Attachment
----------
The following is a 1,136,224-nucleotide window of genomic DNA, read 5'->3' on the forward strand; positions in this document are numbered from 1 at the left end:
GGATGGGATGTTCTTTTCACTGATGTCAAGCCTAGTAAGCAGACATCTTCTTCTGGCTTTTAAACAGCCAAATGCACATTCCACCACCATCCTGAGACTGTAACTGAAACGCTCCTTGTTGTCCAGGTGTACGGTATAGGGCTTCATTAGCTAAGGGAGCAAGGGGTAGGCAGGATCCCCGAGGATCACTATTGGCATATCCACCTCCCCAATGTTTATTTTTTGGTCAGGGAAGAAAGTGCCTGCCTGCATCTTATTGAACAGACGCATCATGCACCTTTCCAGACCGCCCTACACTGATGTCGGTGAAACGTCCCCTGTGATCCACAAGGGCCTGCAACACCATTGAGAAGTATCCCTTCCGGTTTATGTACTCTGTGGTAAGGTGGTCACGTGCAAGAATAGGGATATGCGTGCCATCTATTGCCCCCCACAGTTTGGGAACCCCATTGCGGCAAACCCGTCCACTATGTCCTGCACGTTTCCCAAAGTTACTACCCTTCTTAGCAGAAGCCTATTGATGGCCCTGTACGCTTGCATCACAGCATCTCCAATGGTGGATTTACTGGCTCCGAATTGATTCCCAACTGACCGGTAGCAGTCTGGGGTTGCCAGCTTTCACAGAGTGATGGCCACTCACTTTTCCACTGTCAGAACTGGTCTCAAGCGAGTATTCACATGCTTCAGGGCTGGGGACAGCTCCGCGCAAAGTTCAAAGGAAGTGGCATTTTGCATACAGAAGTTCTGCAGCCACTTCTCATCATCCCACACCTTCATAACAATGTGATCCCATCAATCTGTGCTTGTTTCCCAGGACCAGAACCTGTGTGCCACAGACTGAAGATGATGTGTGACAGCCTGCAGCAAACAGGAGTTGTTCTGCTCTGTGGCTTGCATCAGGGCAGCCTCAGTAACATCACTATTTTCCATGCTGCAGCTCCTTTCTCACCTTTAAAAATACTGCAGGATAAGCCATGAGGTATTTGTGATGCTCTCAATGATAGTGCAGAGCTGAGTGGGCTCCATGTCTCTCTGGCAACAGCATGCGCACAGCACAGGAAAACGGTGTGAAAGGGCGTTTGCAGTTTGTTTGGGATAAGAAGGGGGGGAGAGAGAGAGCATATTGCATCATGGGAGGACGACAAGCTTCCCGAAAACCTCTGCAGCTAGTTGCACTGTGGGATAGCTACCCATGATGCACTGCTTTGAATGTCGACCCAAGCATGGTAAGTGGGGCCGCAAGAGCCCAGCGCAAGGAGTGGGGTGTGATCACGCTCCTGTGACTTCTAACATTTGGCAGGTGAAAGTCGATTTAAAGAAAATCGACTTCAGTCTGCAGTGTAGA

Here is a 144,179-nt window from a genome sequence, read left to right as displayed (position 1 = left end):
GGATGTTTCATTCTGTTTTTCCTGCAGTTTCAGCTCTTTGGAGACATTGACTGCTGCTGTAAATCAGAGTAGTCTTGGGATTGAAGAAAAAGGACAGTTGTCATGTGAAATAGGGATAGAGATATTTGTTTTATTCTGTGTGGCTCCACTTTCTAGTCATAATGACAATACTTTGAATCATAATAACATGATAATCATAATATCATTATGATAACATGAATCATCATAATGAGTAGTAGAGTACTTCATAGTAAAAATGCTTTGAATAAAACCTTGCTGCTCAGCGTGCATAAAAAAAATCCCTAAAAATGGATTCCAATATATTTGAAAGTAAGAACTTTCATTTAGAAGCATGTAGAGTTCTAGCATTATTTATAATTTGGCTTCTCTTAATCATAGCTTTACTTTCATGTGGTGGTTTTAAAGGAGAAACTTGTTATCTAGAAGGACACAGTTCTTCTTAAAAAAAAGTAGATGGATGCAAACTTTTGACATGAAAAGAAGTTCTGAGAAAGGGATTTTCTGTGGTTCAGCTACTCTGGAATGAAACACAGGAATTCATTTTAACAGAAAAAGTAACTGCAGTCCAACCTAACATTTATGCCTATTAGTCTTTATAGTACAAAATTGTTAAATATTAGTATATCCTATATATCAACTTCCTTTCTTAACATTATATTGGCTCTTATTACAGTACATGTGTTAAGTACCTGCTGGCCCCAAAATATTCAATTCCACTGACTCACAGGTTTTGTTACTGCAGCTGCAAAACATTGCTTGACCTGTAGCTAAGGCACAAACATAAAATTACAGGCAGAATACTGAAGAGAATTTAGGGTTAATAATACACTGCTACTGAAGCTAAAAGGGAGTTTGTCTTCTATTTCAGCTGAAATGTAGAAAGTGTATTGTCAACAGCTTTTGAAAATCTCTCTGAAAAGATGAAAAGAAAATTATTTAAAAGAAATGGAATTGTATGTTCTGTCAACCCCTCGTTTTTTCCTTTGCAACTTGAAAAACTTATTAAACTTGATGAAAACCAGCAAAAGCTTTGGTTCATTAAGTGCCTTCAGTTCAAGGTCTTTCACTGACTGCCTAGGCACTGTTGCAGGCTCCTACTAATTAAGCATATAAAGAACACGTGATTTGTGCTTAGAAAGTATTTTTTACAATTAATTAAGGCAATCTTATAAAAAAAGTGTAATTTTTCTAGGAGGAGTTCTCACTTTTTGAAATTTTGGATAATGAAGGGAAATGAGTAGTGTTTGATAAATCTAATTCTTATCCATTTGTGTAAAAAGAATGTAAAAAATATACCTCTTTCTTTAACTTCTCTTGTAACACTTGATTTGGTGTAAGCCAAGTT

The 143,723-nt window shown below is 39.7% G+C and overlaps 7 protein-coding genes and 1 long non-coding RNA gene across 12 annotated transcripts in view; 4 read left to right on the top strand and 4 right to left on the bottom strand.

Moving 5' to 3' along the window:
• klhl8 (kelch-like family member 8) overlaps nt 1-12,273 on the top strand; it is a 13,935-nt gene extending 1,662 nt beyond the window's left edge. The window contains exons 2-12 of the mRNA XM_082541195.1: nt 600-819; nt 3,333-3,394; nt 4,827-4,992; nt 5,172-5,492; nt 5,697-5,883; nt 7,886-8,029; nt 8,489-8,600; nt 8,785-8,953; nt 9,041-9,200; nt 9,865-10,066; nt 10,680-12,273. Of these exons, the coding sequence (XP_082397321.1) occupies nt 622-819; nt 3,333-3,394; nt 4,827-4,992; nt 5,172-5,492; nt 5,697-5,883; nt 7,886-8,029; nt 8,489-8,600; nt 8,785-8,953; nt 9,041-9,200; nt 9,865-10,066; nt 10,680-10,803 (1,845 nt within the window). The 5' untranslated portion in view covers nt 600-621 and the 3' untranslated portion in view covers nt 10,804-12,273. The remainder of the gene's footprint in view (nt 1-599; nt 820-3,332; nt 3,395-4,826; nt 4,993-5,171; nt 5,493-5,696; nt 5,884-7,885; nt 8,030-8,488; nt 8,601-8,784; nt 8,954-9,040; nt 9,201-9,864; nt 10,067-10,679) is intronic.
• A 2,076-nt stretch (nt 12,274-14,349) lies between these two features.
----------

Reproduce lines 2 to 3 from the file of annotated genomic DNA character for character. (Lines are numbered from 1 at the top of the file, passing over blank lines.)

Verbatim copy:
GGATGGGATGTTCTTTTCACTGATGTCAAGCCTAGTAAGCAGACATCTTCTTCTGGCTTTTAAACAGCCAAATGCACATTCCACCACCATCCTGAGACTGTAACTGAAACGCTCCTTGTTGTCCAGGTGTACGGTATAGGGCTTCATTAGCTAAGGGAGCAAGGGGTAGGCAGGATCCCCGAGGATCACTATTGGCATATCCACCTCCCCAATGTTTATTTTTTGGTCAGGGAAGAAAGTGCCTGCCTGCATCTTATTGAACAGACGCATCATGCACCTTTCCAGACCGCCCTACACTGATGTCGGTGAAACGTCCCCTGTGATCCACAAGGGCCTGCAACACCATTGAGAAGTATCCCTTCCGGTTTATGTACTCTGTGGTAAGGTGGTCACGTGCAAGAATAGGGATATGCGTGCCATCTATTGCCCCCCACAGTTTGGGAACCCCATTGCGGCAAACCCGTCCACTATGTCCTGCACGTTTCCCAAAGTTACTACCCTTCTTAGCAGAAGCCTATTGATGGCCCTGTACGCTTGCATCACAGCATCTCCAATGGTGGATTTACTGGCTCCGAATTGATTCCCAACTGACCGGTAGCAGTCTGGGGTTGCCAGCTTTCACAGAGTGATGGCCACTCACTTTTCCACTGTCAGAACTGGTCTCAAGCGAGTATTCACATGCTTCAGGGCTGGGGACAGCTCCGCGCAAAGTTCAAAGGAAGTGGCATTTTGCATACAGAAGTTCTGCAGCCACTTCTCATCATCCCACACCTTCATAACAATGTGATCCCATCAATCTGTGCTTGTTTCCCAGGACCAGAACCTGTGTGCCACAGACTGAAGATGATGTGTGACAGCCTGCAGCAAACAGGAGTTGTTCTGCTCTGTGGCTTGCATCAGGGCAGCCTCAGTAACATCACTATTTTCCATGCTGCAGCTCCTTTCTCACCTTTAAAAATACTGCAGGATAAGCCATGAGGTATTTGTGATGCTCTCAATGATAGTGCAGAGCTGAGTGGGCTCCATGTCTCTCTGGCAACAGCATGCGCACAGCACAGGAAAACGGTGTGAAAGGGCGTTTGCAGTTTGTTTGGGATAAGAAGGGGGGGAGAGAGAGAGCATATTGCATCATGGGAGGACGACAAGCTTCCCGAAAACCTCTGCAGCTAGTTGCACTGTGGGATAGCTACCCATGATGCACTGCTTTGAATGTCGACCCAAGCATGGTAAGTGGGGCCGCAAGAGCCCAGCGCAAGGAGTGGGGTGTGATCACGCTCCTGTGACTTCTAACATTTGGCAGGTGAAAGTCGATTTAAAGAAAATCGACTTCAGTCTGCAGTGTAGA

Here is a 144,179-nt window from a genome sequence, read left to right as displayed (position 1 = left end):